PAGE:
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Re: Fwd from Brian Hardy: Your comments on WCAG 2.0 Last Call Working Draft of December, 2007

From: Loretta Guarino Reid <lorettaguarino@google.com>
Date: Fri, 21 Mar 2008 16:30:08 -0700
Message-ID: <824e742c0803211630m2f300f59s7a1f450541876d6e@mail.gmail.com>
To: "Brian Hardy" <Brian.Hardy@visionaustralia.org>
Cc: public-comments-WCAG20@w3.org

On Tue, Mar 11, 2008 at 5:17 PM, Brian Hardy
<Brian.Hardy@visionaustralia.org> wrote:

>   I am not sure you have understood my point about Acronyms (Comment 13:
>   Missing Success Criteria - Acronyms).
>   I know Acronyms were included in the definition of abbreviations. The
>   difficulty is that the success criteria do not address the problem that
>   screen readers have with understanding how to convey the meaning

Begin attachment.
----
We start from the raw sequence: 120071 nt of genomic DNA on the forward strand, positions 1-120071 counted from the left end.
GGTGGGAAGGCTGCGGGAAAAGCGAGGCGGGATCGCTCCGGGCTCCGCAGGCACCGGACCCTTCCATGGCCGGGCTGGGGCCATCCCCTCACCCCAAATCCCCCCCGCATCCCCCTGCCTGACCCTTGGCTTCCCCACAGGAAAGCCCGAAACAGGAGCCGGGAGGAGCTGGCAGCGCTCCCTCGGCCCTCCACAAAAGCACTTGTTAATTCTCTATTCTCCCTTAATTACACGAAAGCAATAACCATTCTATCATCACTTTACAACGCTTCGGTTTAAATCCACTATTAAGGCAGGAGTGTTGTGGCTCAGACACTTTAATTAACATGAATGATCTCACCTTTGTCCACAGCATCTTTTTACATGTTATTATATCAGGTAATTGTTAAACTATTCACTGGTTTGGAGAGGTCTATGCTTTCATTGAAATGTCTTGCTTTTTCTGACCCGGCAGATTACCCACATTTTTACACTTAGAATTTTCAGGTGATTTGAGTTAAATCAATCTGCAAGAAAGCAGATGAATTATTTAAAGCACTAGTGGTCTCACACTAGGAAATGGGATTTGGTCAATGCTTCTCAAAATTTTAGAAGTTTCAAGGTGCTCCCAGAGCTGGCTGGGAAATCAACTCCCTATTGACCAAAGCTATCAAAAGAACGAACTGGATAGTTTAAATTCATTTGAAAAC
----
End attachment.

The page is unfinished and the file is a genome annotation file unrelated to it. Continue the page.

>   correctly by an appropriate voice rendering. This is a completely
>   different issue to the need to expand abbreviations.  I still believe
>   that adding an additional success criterion, along the lines I
>   suggested, would be an important improvement.
>
>   Pronouncing your ESP example as a "word" would make the content hard to
>   understand, even if in the first incidence of the "word" it had been
>   fully expanded. In common speech, each letter of ESP is pronounced and
>   it should be the same for screen reader users reading web content.
>
>   It is easy to enable assistive technology to identify acronyms and
>   pronounce each letter (if that is appropriate).

Not every acronym is pronounced by pronouncing each letter, e.g.,
radar is an acronym for "radio detecting and ranging" and laser is an
acronym for "light amplification by stimulated emission of radiation".
While SC 3.1.3 may assist text-to-speech systems in pronouncing the
abbreviation, the goal of the success criterion is to be sure that the
meaning is available.
Received on Friday, 21 March 2008 23:30:50 GMT

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